I remember a talk given by Fr. Thomas Hopko last year in Dallas. In the course of some side remarks, he said that his son, Fr. John Hopko, had been asked what his dad was doing now that he was retired and no longer Dean of St. Vladimir’s. As reported by Fr. Tom, young Fr. Hopko said, “He’s going around the country talking to whomever will listen and telling them to remember that it’s really all about God.”
I liked the statement then and I like it now. It is all too easy to become occupied with one or another part of our life in the Church and without intention, discover that we’ve forgotten God. I think this happens all the time. Any other activity will do – even theology (or writing a blog). It is in light of such forgetfulness that I think it is important to remember that we are ignorant (of God) and that knowing God is really what everything is about. If we do not know God – then we know almost nothing.
Several years ago I had lunch with a friend and his son. His son was newly graduated from Law School – which has to be something like newly graduated from seminary. I was wearing my cassock, thus my identity as priest was obvious. My friend and his son were Roman Catholic. I can only assume that his son was a somewhat “progressive” Roman Catholic based on the conversation we had.
His first statement to me following introductions was: “Why doesn’t your Church ordain women to the priesthood?”
I was certainly caught off guard. It’s not that the question surprises me – it just surprises me when it’s the first thing someone asks me. I think my answer caught him off guard.
“You don’t know God,” I said. “Your question is actually a very deep question but I can’t begin to answer it if you don’t know God. If you want to know God, then we can talk about that.”
The conversation stopped shortly thereafter. He made no defense of himself (to his credit). I’m not sure why I said what I said (and I bore no animosity in saying it). But as I searched my heart for a proper answer, I realized that everything I wanted to say presumed a knowledge that I did not think the young man had (not book knowledge – but true knowledge of God). I still think this is required for a proper answer to that question.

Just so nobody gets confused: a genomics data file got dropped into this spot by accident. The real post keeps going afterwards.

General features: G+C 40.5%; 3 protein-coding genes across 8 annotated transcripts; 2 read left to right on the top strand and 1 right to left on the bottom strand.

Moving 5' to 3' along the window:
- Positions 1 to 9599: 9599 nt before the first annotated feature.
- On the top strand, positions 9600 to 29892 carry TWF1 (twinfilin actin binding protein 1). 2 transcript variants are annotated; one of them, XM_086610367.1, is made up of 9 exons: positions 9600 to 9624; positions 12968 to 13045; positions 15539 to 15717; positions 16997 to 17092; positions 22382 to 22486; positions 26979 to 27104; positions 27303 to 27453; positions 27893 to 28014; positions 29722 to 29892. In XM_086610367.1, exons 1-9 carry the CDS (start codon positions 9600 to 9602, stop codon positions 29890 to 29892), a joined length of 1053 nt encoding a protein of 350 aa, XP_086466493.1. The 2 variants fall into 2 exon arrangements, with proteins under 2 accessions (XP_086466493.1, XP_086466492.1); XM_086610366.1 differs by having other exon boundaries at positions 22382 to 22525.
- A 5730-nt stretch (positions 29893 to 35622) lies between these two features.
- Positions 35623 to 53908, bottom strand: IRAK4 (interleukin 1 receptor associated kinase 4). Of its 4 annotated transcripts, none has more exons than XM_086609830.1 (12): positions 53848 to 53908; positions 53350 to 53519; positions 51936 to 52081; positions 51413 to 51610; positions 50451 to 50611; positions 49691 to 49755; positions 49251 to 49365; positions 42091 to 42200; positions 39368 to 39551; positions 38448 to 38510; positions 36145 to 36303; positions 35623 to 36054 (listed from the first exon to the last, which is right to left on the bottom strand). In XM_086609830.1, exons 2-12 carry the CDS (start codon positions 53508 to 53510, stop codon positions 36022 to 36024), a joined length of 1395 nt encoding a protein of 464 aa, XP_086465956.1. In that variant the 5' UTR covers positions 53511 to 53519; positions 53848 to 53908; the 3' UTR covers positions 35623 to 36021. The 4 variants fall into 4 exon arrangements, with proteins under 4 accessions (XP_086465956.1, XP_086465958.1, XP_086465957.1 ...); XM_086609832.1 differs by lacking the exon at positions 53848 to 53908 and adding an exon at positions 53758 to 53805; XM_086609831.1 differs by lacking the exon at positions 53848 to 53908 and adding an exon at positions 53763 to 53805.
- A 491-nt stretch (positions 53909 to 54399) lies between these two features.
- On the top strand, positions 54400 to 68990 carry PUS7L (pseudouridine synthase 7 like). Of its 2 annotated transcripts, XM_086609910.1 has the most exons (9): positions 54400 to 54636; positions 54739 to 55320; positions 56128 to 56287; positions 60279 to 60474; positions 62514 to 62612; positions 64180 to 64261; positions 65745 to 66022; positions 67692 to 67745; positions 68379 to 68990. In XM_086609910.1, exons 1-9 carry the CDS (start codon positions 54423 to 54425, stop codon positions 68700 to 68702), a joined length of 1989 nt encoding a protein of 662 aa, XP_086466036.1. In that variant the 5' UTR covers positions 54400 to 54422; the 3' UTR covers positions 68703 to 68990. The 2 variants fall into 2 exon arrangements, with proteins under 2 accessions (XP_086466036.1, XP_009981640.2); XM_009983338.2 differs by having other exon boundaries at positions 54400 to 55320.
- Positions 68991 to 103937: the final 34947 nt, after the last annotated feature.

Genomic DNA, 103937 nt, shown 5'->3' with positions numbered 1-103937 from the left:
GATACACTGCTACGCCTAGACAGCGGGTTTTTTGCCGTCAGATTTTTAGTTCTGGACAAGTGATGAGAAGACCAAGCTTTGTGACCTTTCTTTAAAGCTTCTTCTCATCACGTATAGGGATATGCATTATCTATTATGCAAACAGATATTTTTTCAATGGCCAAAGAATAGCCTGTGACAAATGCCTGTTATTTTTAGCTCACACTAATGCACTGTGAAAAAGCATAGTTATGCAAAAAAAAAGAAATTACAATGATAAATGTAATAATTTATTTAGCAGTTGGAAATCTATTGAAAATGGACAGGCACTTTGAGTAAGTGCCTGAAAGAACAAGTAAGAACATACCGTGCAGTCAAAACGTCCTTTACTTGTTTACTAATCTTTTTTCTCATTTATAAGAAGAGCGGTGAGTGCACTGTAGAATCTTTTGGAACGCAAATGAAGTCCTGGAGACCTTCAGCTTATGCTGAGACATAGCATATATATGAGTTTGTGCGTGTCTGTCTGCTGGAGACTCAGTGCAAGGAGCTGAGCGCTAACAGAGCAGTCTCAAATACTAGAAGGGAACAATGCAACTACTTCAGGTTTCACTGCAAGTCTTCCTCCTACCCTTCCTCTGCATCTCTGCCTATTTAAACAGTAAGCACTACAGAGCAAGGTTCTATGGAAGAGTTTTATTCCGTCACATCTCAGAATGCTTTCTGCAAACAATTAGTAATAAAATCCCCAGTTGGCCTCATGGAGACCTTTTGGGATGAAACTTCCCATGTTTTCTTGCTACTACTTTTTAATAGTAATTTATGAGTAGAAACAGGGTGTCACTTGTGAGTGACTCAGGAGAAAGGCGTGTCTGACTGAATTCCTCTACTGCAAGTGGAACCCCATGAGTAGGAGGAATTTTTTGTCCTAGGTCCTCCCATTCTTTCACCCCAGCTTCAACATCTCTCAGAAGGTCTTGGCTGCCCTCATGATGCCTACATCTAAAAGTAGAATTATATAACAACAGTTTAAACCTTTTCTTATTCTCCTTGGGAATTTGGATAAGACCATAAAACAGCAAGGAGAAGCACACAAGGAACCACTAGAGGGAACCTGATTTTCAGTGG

Indeed, true knowledge of God, which we have in such little measure, is required before all things. Every other spiritual conversation must flow from that knowledge or it is a waste of breath. Orthodox theology utterly requires such experiential knowledge (this is pretty much the entire point of St. Gregory Palamas).
Not only does every conversation require this knowledge – our own salvation itself requires, even consists of this knowledge (John 17:3). Thus the importance of being ignorant. We cannot know what we need to know until we know and confess what we don’t know. And we will not know what we must know until we pursue it (Him) with all our heart.
God save us from all forms of false theology (which is every form of theology that is pursued apart from the knowledge of God, whether by Orthodox Christian, or his Pagan Counterpart).
The recognition of such ignorance should drive us to prayer – to every action the Church has given us with which to pursue such knowledge. It may even drive us to silence.